On Saturday, Thomas Markle released a comment to The Daily Mail -- one of the publications facing the Duke of Sussex's lawsuit -- claiming that he had held onto the letter for several months after receiving it in August 2018 before revealing selected sections to the publication back in February.
"I decided to release parts of the letter because of the article from Meghan’s friends in People magazine," Thomas said, referring to a report from People in February in which an unnamed friend of the actress referred to the handwritten letter she'd written to her father as having a message of reconciliation, which Thomas said is untrue.
"I have to defend myself… The letter didn’t seem loving to me. I found it hurtful," Thomas stated. "The letter was presented in a way that vilified me and wasn’t true. It was presented as her reaching out and writing a loving letter in the hope of healing the rift, but the letter isn’t like that at all."
According to the People interview with the Duchess of Sussex's friend, Thomas wrote a letter back to his daughter asking for a photo opportunity with her, which Meghan allegedly interpreted as her father not understanding why she'd been upset with him in the first place.
Thomas told the Daily Mail that it was a "tragic misunderstanding" and was only hoping to share a photo op with his daughter to show the world that they'd rebuilt their relationship, and referenced a photo Meghan and Harry had taken with Meghan's mother, Doria Ragland. (Who, famously, attended the couple's royal wedding, while Thomas declined to attend, citing health concerns.)
"When Doria was photographed with Meghan and Harry for the first time it showed she was part of the family," Thomas stated. "I don’t want a picture for any other reason than if we show harmony then the press will back off."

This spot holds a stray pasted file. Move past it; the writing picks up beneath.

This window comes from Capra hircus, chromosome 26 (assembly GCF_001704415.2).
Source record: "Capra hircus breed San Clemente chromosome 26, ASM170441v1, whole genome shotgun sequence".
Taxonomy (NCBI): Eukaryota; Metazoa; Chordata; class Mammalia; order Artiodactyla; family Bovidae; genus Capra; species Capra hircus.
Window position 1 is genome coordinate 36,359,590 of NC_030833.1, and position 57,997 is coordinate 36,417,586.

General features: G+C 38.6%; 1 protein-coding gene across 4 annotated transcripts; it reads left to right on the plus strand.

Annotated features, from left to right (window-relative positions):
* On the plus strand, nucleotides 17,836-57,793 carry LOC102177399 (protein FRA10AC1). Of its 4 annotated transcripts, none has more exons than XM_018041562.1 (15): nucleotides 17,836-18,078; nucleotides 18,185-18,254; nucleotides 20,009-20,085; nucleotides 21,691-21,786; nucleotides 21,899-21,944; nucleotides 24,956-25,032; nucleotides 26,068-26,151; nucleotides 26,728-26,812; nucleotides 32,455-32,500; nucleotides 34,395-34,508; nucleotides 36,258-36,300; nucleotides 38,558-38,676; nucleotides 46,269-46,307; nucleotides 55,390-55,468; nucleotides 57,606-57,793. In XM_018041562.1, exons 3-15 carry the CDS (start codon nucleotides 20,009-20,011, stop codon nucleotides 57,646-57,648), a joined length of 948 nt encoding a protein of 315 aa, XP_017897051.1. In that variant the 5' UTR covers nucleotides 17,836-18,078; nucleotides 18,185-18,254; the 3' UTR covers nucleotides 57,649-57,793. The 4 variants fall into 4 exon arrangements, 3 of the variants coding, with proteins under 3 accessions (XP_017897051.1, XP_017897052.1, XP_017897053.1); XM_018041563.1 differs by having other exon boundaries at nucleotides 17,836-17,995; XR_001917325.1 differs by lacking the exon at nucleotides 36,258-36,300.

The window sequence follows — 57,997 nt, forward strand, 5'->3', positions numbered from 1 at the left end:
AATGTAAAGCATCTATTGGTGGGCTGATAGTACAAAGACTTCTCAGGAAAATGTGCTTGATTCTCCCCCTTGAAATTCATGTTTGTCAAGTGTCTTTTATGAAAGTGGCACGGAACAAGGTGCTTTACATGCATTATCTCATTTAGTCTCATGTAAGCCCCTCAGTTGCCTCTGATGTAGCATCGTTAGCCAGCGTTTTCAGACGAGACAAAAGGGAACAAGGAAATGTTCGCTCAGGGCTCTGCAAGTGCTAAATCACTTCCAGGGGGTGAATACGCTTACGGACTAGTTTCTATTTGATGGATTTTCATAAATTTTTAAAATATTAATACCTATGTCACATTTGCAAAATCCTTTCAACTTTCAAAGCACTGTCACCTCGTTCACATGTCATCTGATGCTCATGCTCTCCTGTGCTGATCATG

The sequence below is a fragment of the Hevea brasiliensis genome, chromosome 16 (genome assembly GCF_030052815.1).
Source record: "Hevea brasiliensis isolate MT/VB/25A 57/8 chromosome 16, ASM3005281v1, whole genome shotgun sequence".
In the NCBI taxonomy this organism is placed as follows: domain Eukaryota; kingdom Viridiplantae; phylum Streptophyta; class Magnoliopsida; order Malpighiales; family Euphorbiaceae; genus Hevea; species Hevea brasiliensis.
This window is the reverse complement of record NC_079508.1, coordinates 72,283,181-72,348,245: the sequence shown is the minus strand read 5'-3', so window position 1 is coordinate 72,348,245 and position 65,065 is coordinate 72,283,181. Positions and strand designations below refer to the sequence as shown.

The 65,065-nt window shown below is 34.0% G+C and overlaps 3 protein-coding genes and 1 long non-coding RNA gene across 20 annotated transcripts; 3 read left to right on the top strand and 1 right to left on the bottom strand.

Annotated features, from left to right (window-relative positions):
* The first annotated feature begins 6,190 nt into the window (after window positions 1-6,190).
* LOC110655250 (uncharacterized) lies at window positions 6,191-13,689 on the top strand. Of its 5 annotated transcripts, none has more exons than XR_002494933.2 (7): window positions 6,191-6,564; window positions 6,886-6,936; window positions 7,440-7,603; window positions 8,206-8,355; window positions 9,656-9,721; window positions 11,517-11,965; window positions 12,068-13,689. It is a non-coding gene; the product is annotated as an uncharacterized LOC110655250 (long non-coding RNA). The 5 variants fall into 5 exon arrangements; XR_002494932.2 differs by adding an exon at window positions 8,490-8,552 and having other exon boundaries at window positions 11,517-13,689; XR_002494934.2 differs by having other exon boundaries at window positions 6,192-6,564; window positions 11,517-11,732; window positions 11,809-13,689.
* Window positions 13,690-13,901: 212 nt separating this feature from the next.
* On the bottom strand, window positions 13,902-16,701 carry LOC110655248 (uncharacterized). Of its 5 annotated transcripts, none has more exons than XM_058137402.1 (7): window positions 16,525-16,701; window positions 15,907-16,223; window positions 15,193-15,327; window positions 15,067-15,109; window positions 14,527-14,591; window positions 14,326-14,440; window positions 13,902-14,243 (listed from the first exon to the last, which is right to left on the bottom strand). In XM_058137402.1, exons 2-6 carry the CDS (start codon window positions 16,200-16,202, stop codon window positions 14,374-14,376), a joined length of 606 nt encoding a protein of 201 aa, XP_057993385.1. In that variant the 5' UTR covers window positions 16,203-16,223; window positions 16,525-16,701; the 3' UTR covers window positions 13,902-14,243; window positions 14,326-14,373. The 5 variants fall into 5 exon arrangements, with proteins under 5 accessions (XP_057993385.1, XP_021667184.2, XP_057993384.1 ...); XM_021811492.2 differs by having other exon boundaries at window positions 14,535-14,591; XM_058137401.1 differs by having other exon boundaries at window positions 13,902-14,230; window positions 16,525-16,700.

Ultimately, Thomas said the letter his daughter had written wasn't a message of reconciliation or love, and one thing that upset him specifically is that she hadn't expressed concern for his recent health struggles.
"There was no loving message in there, nothing asking about my health, nothing from her saying, 'Let’s get together and heal our differences,'" Thomas claimed. "When I opened the letter I was hoping it was the olive branch I’d longed for. I was expecting something that would be a pathway to reconciliation. Instead it was deeply hurtful."
Following the publication of portions of the letter in The Daily Mail, the Duke and Duchess announced last Tuesday that they would be pursuing legal action against Associated Newspapers, owners of The Daily Mail, Mail on Sunday, MailOnline and Metro.
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Watch Prince Harry Scold a Royal Reporter During Tour of Africa
The Prince released a lengthy statement regarding the lawsuit that accused the publications of printing "relentless propaganda" and waging a "ruthless campaign that has escalated over the past year, throughout her pregnancy and while raising our newborn son."
One part of the statement specifically accused the Mail of editing the letter, writing, "In addition to their unlawful publication of this private document, they purposely misled you by strategically omitting select paragraphs, specific sentences, and even singular words to mask the lies they had perpetuated for over a year."
In a statement to ET, a Mailon Sunday spokesman said: "The Mailon Sunday stands by the story it published and will be defending this case vigorously. Specifically, we categorically deny that the Duchess’s letter was edited in any way that changed its meaning."
According to Thomas' recent remarks to The Daily Mail, he didn't initially disclose the entirety of his daughter's letter.
"I only released parts of the letter because other parts were so painful," he stated. He also categorically denied receiving payment for releasing the letter, which he claims hurt him deeply.
"I don’t recognize the person who wrote the letter but I still love my daughter," he stated. "All it would take is one phone call and most of this craziness would stop."
Royal expert Katie Nicholl recently spoke with ET about the Prince's lawsuit, and said it came "as a complete surprise" to the press.
"This news came as a bombshell not just to the British press pack but to palace aide some of whom are kept in the dark about the announcement," Nicholl explained, adding that prince wanted the lawsuit to be announced before he returned to the UK following his royal tour of Africa.
"He is considering it a warning shot to the press," Nicholl shared. "He's making a very clear statement he is laying down the law and he is saying, quite simply, enough is enough."